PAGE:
High intensity training seems to be all the rage as of late. From videos to classes to small exercise studios, it seems as though it’s all I’ve been hearing about the last few years. What I want to focus on here is not what’s “new” about it (it’s been around forever). What I’d rather talk about are two important things related to this topic. The first is “the why”. Why is it that everyone is so interested in it? The second, and arguably the most important part, are the mistakes people are making.
I will start with the first of these two parts here: Why has this form of exercise gained so much traction as of late?
It torches calories DURING your workout. This is far and away the biggest reason people stick with high intensity training. They see weight loss, inches reduced and overall changes in their body. A large percentage of people who exercise do so to lose weight or maintain a healthy weight. Working at high intensities burns more calories than at low intensities. More calorie burn means faster weight loss.
It torches calories AFTER your workout. This is something that most who exercise don’t realize. After you get done exercising, your body continues to consume oxygen at higher levels than at rest. This is known as Post Exercise Oxygen Consumption. The body must also work to reestablish baseline body temperature and metabolic processes. The more intense your workout, the more energy it takes to get back to baseline which means you are burning and working more after a higher intensity session.
It can improve body composition. A study conducted by Arthur Weltman took 27 middle-aged obese women with metabolic syndrome and split them into three groups. Seven of the women did not change their activity levels; 11 performed low-intensity exercise five days per week; and nine performed low-intensity exercise two days and high-intensity exercise three days per week. The high-intensity group reduced total abdominal fat, subcutaneous abdominal fat, and visceral abdominal fat during the 16-week exercise period. Since this study a few years ago, there have been many more to support this finding.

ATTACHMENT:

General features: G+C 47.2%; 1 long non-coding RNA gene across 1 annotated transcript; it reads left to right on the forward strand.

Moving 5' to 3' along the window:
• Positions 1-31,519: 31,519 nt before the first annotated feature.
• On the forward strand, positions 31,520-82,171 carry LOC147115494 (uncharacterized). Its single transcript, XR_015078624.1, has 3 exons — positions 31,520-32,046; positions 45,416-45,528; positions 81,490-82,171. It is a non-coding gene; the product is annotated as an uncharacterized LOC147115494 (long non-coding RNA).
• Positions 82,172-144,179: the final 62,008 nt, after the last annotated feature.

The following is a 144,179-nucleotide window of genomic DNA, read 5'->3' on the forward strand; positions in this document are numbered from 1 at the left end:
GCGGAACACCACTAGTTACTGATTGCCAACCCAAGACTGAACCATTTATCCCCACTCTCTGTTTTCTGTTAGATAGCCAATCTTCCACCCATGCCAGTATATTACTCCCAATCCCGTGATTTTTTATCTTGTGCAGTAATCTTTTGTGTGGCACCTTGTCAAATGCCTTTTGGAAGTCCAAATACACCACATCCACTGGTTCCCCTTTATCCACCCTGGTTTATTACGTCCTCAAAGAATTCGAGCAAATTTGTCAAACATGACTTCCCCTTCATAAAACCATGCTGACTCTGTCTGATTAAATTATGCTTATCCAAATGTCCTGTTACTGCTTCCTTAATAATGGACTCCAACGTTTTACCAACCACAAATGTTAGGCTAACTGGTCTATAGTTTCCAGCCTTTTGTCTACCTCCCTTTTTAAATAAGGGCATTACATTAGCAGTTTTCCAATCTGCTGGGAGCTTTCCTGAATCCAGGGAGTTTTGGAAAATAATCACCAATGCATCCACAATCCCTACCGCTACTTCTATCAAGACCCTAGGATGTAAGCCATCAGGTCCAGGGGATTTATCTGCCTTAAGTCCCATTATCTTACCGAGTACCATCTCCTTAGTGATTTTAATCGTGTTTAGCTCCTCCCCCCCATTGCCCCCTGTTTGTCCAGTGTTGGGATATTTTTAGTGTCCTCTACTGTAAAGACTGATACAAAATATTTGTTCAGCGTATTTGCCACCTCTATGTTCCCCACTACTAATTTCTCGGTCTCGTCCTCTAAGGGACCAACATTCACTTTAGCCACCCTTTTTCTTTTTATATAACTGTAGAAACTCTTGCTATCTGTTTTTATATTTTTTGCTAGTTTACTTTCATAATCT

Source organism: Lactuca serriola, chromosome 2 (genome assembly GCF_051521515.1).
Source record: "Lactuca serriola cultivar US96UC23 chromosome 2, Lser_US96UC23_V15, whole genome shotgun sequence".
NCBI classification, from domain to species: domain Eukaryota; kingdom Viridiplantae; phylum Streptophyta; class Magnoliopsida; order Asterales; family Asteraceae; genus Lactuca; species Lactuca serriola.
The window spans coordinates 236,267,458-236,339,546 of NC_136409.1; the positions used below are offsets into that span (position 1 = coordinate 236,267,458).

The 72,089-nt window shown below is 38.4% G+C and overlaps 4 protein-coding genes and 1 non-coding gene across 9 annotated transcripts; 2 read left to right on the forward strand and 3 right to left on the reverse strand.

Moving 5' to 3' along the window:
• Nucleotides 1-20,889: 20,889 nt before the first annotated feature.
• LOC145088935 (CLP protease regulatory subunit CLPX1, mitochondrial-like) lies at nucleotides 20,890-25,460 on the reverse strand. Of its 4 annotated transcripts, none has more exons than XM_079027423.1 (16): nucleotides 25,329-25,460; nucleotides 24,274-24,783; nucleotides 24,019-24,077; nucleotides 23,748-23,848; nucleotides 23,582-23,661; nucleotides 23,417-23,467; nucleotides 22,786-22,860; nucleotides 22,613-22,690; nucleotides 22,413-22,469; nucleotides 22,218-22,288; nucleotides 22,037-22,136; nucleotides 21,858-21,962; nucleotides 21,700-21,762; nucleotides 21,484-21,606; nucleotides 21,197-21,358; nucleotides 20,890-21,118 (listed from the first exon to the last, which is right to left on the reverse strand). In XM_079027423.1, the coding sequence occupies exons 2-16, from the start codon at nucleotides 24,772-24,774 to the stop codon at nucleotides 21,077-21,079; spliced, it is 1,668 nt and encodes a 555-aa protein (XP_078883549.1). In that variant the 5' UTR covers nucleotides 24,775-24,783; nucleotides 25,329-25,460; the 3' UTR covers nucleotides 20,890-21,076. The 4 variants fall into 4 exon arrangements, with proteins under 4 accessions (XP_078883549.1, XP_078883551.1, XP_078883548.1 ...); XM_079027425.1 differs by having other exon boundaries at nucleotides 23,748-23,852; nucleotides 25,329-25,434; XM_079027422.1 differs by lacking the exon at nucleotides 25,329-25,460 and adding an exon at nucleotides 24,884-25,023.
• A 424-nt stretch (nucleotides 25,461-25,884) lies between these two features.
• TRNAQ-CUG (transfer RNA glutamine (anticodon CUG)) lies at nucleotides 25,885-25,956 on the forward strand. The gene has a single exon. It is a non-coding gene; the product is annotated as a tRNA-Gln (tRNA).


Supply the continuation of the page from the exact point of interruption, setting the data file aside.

It can help with glucose regulation: A recent study published in the Annals of Internal Medicine indicates that higher intensity exercise protocols showed improvements in blood sugar regulation over those who exercised at lower intensities.
It’s the opposite of boring. You can’t really “zone out” when you are exercising at a high intensity. You need to be focused and paying attention, especially if you are performing multiple types of exercises. Many people use running, body weight training, light and heavy weights, stairs, jump ropes – you name it. You have to be paying attention and mentally sharp while you are doing this type of training. It’s a dynamic form of exercising that can keep things interesting.
It’s challenging. The name gives it away: high intensity! You can’t just be going through the motions here. Completing something that is actually hard-to-do leaves people with a feeling of accomplishment – and wanting more! Gaining confidence in your abilities around exercise improves self-efficacy which is key to exercise adherence.
It’s fun (at least for some). Steady state exercise – that is, performing an exercise for a prolonged period of time at submaximal or lower intensity – is good for you, but let’s face it, it can get boring sometimes. While it certainly serves a purpose for some days of the week, it’s nice to throw in some days that are a little more interesting.
You can gain fitness in less time. Gains in cardiovascular and overall fitness can be made in less time! This is the number one reason cited for why people don’t exercise, “I don’t have time”. When you crank up the intensity you can shorten the exercise session and still walk away with the gains that would take much more time at a low or moderate intensity.
As great as high intensity exercise might be, I see some common mistakes that people are making. That will be the second part of this topic that I will address in my next blog post. See you then!